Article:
I've been hitting this standard frequently, but I'm having trouble developing unique answers for it. Here's the problematic evidence: Fun! – adhering to rules isn’t uncritical faith in them – it cultivates an ethos of play that breeds respect for the world outside us and helps navigate existence ethically. Fun is an impact! It’s not just some vacuous sense of enjoyment, but cultivates a joyous approach to the world that lets value to life flourish – not one they can access through transgressing the rules.Bogost 16 [ian, holds a joint professorship in the School of Literature, Media, and Communication and in Interactive Computing in the College of Computing at the Georgia Institute of Technology, where he is the Ivan Allen College of Liberal Arts Distinguished Chair in Media Studies “Play Anything: The Pleasure of Limits, the Uses of Boredom, and the Secret of Games’ pg. 115-120] JCH-PF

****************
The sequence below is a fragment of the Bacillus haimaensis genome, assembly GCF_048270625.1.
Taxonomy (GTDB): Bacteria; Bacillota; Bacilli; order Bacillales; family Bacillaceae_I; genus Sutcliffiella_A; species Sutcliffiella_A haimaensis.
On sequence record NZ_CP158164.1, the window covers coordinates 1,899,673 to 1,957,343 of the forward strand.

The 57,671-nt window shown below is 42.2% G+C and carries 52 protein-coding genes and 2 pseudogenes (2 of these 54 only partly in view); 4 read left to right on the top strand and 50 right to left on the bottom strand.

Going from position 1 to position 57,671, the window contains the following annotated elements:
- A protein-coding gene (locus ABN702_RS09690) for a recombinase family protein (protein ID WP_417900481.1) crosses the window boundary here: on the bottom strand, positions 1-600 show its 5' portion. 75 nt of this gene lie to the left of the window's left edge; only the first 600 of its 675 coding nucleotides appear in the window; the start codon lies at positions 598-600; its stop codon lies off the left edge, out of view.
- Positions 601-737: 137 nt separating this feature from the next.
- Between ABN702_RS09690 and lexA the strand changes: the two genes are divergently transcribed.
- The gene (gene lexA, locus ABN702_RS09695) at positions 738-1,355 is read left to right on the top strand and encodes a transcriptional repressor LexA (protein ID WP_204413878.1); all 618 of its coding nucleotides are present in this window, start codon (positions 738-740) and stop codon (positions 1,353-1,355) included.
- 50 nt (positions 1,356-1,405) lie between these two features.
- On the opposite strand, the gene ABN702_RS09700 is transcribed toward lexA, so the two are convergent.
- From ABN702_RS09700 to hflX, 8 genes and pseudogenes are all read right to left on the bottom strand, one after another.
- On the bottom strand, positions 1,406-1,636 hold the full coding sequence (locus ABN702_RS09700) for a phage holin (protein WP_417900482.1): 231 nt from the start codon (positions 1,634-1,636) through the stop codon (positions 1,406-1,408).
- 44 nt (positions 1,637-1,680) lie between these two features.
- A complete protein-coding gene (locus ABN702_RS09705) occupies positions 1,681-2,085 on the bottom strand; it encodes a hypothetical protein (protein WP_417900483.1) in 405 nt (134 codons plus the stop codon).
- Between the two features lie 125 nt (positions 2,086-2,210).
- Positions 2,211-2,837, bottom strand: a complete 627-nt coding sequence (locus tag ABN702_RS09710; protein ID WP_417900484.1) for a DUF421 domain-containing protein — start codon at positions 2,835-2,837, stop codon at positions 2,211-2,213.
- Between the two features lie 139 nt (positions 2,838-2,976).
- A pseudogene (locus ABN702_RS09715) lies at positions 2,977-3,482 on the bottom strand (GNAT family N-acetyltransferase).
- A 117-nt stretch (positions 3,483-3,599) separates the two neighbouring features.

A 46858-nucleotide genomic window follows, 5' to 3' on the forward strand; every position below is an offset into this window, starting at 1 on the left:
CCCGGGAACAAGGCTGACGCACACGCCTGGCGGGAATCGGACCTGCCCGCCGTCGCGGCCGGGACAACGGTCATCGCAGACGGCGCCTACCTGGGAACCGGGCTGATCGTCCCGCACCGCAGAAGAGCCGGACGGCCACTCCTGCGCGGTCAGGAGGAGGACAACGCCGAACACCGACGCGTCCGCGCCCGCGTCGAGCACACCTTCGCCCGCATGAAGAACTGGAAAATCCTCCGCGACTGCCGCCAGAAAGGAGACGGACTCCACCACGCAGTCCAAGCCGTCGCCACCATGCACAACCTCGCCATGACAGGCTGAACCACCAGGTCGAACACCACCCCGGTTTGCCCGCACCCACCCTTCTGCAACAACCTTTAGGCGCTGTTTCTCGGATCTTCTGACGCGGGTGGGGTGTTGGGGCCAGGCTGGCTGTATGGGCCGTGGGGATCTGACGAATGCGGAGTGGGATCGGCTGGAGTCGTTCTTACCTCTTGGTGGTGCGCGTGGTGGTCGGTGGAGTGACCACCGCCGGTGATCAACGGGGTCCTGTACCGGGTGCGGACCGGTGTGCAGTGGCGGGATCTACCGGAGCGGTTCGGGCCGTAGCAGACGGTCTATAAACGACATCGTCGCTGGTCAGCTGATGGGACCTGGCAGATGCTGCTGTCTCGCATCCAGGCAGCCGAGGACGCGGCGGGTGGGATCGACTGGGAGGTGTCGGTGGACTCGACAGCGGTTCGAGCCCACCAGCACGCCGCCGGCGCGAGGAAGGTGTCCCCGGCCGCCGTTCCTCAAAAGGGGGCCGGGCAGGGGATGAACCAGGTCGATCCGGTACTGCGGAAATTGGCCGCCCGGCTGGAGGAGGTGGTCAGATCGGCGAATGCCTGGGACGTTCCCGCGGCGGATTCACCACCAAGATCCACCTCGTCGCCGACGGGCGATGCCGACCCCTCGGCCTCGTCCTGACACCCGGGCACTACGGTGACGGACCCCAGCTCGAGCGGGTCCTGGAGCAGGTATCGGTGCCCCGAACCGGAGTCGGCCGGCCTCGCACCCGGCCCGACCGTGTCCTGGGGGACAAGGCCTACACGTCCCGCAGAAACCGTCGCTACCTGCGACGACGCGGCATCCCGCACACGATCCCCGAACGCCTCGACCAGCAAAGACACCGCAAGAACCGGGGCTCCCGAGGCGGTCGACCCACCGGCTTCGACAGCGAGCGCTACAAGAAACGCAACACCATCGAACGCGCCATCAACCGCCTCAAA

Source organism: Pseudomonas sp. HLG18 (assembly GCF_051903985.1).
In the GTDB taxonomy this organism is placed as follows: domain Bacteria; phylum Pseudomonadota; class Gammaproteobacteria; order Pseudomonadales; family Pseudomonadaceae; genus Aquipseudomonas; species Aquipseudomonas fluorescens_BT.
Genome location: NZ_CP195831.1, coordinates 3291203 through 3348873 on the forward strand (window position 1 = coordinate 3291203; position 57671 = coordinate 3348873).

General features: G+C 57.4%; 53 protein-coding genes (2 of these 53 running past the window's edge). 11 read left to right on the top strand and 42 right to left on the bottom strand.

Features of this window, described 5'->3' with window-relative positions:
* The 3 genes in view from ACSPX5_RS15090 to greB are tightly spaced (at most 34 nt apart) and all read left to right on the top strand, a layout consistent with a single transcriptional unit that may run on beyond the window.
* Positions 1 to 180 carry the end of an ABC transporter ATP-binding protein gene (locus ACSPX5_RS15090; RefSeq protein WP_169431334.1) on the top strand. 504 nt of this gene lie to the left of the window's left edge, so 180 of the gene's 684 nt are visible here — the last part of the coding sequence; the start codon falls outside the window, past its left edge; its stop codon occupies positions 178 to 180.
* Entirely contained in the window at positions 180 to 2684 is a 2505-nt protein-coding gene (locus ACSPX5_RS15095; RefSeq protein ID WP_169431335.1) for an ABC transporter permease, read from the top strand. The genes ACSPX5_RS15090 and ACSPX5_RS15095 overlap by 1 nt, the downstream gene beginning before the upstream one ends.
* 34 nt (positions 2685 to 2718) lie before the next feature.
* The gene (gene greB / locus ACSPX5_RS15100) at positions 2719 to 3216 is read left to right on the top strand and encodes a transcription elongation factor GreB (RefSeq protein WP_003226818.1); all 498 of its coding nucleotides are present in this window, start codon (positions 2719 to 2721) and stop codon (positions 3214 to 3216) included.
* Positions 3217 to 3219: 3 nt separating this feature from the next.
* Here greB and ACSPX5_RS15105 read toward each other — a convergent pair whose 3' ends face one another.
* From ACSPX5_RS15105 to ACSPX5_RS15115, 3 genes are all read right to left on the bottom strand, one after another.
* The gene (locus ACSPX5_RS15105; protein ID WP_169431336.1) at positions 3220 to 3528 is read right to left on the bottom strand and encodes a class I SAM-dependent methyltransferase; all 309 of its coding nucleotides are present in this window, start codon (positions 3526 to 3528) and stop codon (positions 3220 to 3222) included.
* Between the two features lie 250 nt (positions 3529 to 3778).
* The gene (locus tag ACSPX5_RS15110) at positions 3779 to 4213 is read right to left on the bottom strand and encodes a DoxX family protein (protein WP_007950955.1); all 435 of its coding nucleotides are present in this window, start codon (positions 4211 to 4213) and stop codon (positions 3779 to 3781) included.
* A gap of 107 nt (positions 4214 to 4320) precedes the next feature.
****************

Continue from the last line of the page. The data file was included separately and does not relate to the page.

Play entails a paradox: it is an activity of freedom and pleasure and openness and possibility, but it arises from limiting freedoms rather than expanding them. The boundaries of a playground, the contents contained within them. Their structures. Colloquial senses of game, play, and fun would hold that these activities amount to going outside the boundary of normal behavior, of doing whatever you want: “Don’t play with your food” or “stop fooling around.” But in fact the opposite is true: interesting play experiences arise from more constraints rather than fewer. Erecting barriers and boundaries more clearly delineates a system. As Bernard Suits puts it, play requires its participants to accomplish something “using only means permitted by rules, where the rules prohibit more efficient in favor of less efficient means, and where such rules are accepted just because they make possible such activity.” 21 Normally, we address a play experience like my daughter’s either as if it were separate from the trip to the mall or as if it were perpetrated in the service of the errand I had dragged her along on. On the one hand, we could construe my daughter’s activity as a distraction from the “real” work of running errands and therefore existing outside the domain of mall going, a play activity meant to release the boredom and unrest of being somewhere unpleasant. On the other hand, we could see her improvised play as a welcome and even a necessary distraction to help facilitate the rest of the afternoon’s errands. The first interpretation assumes the work-play differential— that the work of chores exists nearby but orthogonal to the play that would divert a young child from boredom. The second interpretation invokes the productive repurposing of play as a means to pleasure or sanity, a resource to be put to use in the interest of “real” effort. The truth is stranger than either option. My daughter’s game isn’t a distraction from errands, nor is it a mechanism to make errands possible. Instead, it’s an activity made out of errands and other things too, like legs and ceramic tiles, in the same way golf is made out of grass and sand and rubber and wood— and leisure and wealth and zoning. A playground. While Huizinga’s examples of the play element in culture are far weightier than shopping, the profundity of war and politics and the like can hide the ubiquity of play. Play isn’t only an activity whose surprising uses can be found in serious, consequential activity. It is also a condition of the world, everywhere we look, available to us should we choose to see it— and even if we don’t. PLAY IS THE WORK OF WORKING SOMETHING An apparatus or experience fashioned by the boundaries of a magic circle is not necessarily a “game” or a “toy.” After all, a highway system or a family budget has as many constraints as Monopoly or Super Mario Bros. Instead of calling everything a game, we should think of everything as playable: capable of being manipulated in an interesting and appealing way within the confines of its constraints. All media are playable when we look at them in the right light. And that light need not entail the total reform of our educational system, as Gray implies, and it need not [or] signal the resolution of insufferable institutional autocracy, as Sicart suggests. Rather, play is the work of operating a subset of the world, one separated from itself via the circumscription of the magic circle. The playground offers another perspective on the ironoiac madness of its mirror image, the protective encasing symbolized by the plastic sofa cover. By enclosing and encapsulating objects of experience, irony protects us from them, but in so doing it removes them from possible experience. Malls and school and food and everything else are transformed into motifs rather than cohorts. The best we can do with them is to emblazon them on T-shirts or tweets or Tumblrs, to use them as catalogs of insufficiency, bestiaries of lost opportunities. On first blush, ironic circumscription looks similar to tracing the magic circle, to erecting a playground. A thing arises, cheeseburger-flavored Pringles or espresso machines or a Frisbee, and it preoccupies the attention of its observer. That thing is isolated, then contained within the security of irony’s seemingly impregnable blister pack. Inevitably, irony’s makeshift prison doesn’t hold, and both the object and its prison prove untrustworthy, demanding new enclosure. And irony’s gambit continues on ever larger scales, never offering succor but only increasingly larger and more cumbersome enclosures. But there’s a difference between the ironic and the playful circumscription. The former holds the object at arm’s length— beyond arm’s length, really, far enough to defuse it as a threat, and in so doing shields the ironist from all possible encounter. Irony is the playground circumscribed but then abandoned. Encounter leads to potential disappointment or betrayal. Better to treat everything as a threat, to trust nothing, to experience nothing save involvement with distrust itself. Confinement, regulation, and control characterize ironic circumscription. And like all good prisons, the ironoiac’s object of mistrust is caged, isolated from its warden so to hold its savagery at bay. Who knows what potato chips and roadways and lawns might do if unleashed? By contrast, the playground includes the observer as a member. It fashions the would-be ironist into a participant— whether as operator or observer— but still maintains the tenuousness of that involvement. Like a chalk line on pavement, the playground knows that it is arbitrary and temporary, flexible and negotiable. Play takes ironic detachment and transforms it into the conditions that bring about the experience it makes possible. Play refuses to presume that the golf course or the shopping center is reasonable or even desirable, a legitimate and certain source of basic operation, let alone success or meaning or joy. Instead, it merely asks what might be possible when things like fairways and malls are encountered by human agents. The playful stance is the opposite of the ironic one: an embrace of the thing in question rather than a rejection of it. But not because play is more earnest or sincere, and not because it represents the free and liberated will of the player, whose volition elects the play experience instead of some other, less desirable labor or chore. For the ironoiac, the threat of an object’s insufficiency produces paralysis. But for the player, this insufficiency is assumed from the start, as a necessary condition of play. Play is impossible without restriction— not doing what you want, but determining what is possible to do given the meager resources provided. Play and the resulting effect we call fun are not loose human actions and emotions. They are created in conjunction with external objects. To experience fun, we must shift our reference from the joy or enjoyment we have come to expect from play, and instead understand play as a condition of objects and situations. Things are at play more so than we play with them. And when we encounter things that are subject to play, we need not subsume them into the domain of toys or games or playthings or other mere amusements, but we might instead simply allow them to be exactly what they are. Indeed, perhaps viewing them as [such] what they are is the only way we can truly allow objects, situations, events, people, communities, and anything else to produce pleasure. Not by subsuming or capturing them, and not by deluding ourselves into believing that we are exerting our own control, creativity, and disruption over them. But rather by addressing each thing for what it is, while all the while acknowledging that anything is not entirely ours to address in the first place. If fun is an admiration for the absurd arbitrariness of things, play is the process by which we arrive at that respect. Play is an activity, but even more so it’s a material property of all objects— from guitars to steering columns to malls to lawns to language to, well, games— and fun is a sensual quality that emanates from them when we touch these things in the right way. Discovering, choosing, managing, and living with what’s inside a particular playground— that’s where fun, and where meaning, resides.